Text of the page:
20. There are a number of pointers which support this. The first is that the wording of Order 46 rule 8 itself contemplates that a writ may be valid for purposes other than execution. If execution means the whole process of enforcement, it is difficult to see what the words “for the purposes of execution” add, since there is no other purpose for the writ, which is only a method of enforcement. I find this point highly persuasive. Secondly the practice direction to RSC Order 46 contemplates that execution may be something which takes place on a single day, which is not consistent with execution being viewed as a process rather than an act. Thirdly, contrary to the dicta cited above, the ordinary forms of writ of fieri facias, possession and delivery expressly contemplate that execution is complete when goods have been seized or possession of property taken, and before payment or giving possession to the claimant. Fourthly, the proposition is supported by a passage in Arlidge on Contempt and the notes in the White Book. Both make reference to the need for renewal of a writ of sequestration under RSC Order 46 rule 8 as arising in a situation where “nothing has been levied under the first [writ]”.

21. All these factors lead to the conclusion that in RSC Order 46 rule 8 execution refers to the act of taking possession of goods or property. If this is the sense of the word execution in RSC Order 46 rule 8, and accepting for present purposes that the rule applies, execution is completed when the contemnor’s assets are seized or possession is taken of the property.

22. I do not accept that under RSC Order 46 rule 8 execution means the process whereby all the functions of the Sequestrators' appointment are discharged, including those unrelated to enforcing the original order in respect of which the First Defendant was found to be in contempt. Such an interpretation leads to a nonsense; there would be no need to seek a renewal because the writ would serve no purpose.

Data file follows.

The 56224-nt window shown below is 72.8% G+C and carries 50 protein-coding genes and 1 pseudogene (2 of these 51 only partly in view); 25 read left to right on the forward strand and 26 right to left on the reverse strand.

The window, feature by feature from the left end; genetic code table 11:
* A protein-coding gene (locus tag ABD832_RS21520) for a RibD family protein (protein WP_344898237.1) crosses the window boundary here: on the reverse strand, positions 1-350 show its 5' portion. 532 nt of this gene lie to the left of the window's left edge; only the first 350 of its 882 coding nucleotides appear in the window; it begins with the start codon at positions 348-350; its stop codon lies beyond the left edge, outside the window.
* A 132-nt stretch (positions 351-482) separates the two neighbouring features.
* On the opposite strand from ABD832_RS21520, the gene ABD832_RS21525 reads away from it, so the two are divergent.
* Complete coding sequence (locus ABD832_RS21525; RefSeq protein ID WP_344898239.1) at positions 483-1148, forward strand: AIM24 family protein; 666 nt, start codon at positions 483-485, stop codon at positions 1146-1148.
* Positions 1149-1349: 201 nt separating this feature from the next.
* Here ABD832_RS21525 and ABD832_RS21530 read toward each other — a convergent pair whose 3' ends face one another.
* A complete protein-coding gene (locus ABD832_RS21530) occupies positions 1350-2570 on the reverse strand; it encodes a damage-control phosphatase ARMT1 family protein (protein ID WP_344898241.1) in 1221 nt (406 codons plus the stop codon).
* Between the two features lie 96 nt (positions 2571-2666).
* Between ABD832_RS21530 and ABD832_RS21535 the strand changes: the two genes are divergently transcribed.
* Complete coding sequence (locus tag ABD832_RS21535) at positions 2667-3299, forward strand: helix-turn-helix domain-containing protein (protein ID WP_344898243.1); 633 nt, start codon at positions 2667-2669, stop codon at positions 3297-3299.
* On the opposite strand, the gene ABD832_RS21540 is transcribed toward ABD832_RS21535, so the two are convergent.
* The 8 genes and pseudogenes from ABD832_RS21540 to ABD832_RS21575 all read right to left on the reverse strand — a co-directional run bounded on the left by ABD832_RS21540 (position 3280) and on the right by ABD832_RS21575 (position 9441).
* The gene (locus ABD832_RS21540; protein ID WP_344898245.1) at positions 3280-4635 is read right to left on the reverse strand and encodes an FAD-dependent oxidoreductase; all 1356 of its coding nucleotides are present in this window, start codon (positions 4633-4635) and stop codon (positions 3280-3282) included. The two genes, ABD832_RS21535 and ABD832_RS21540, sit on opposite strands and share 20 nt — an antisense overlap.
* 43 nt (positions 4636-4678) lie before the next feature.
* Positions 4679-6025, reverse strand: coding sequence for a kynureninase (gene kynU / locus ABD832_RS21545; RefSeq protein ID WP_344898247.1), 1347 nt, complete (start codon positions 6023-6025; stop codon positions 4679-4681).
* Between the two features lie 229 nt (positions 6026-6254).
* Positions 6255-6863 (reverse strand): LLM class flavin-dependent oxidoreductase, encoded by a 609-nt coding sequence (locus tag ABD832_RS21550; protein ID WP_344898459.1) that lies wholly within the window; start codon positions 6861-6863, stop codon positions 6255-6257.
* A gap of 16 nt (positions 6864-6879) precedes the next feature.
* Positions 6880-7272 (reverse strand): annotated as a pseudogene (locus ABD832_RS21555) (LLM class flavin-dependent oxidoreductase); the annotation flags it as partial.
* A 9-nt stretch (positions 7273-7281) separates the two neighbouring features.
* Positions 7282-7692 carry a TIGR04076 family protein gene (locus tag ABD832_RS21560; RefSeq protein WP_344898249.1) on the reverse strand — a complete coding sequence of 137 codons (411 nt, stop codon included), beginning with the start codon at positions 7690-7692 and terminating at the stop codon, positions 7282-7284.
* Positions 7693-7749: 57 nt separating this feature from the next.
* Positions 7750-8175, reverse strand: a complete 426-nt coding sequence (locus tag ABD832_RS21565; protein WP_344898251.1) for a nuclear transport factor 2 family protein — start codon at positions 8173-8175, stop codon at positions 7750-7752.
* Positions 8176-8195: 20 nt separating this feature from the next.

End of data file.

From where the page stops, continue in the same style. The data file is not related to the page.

23. In my judgment, if the writ of sequestration is governed by RSC Order 46 rule 8, it was executed for the purposes of that rule either when the child A was retuned to the Plaintiff's care and to this country (and thus the breaches of the order which led to the sequestration were rectified and the court’s order was given effect) or when the Sequestrators took possession of the First Defendant’s assets (the bank accounts and property registered in her name). Both of these events happened within 12 months of the issue of the writ. What remains outstanding is not the execution of the writ of sequestration but acts consequential upon it. The property has been seized; now the Sequestrators are seeking directions from the court for the proper administration of the sequestered assets leading to the discharge of the writ. Assuming, therefore, that RSC Order 46 rule 8 does apply to the writ of sequestration, the writ was “wholly executed” within the twelve month period and did not require renewal “for the purpose of execution”.

24. I am satisfied that on the facts of this case it is not necessary for me to go on to consider the point which appears to me in any event to be more ambiguous, which is whether RSC Order 46 rule 8 has any application to writs of sequestration. Interesting though the arguments were, I am mindful of the fact that no argument to the contrary was canvassed before the court, and that whilst parts of Order 46 rule 8 plainly have no application to writs of sequestration, none the less I would not want to be thought to be making a more general ruling than has been necessary to resolve the issue before me. It is a point that may need to be determined on full argument in another case, but this is not the case to do so.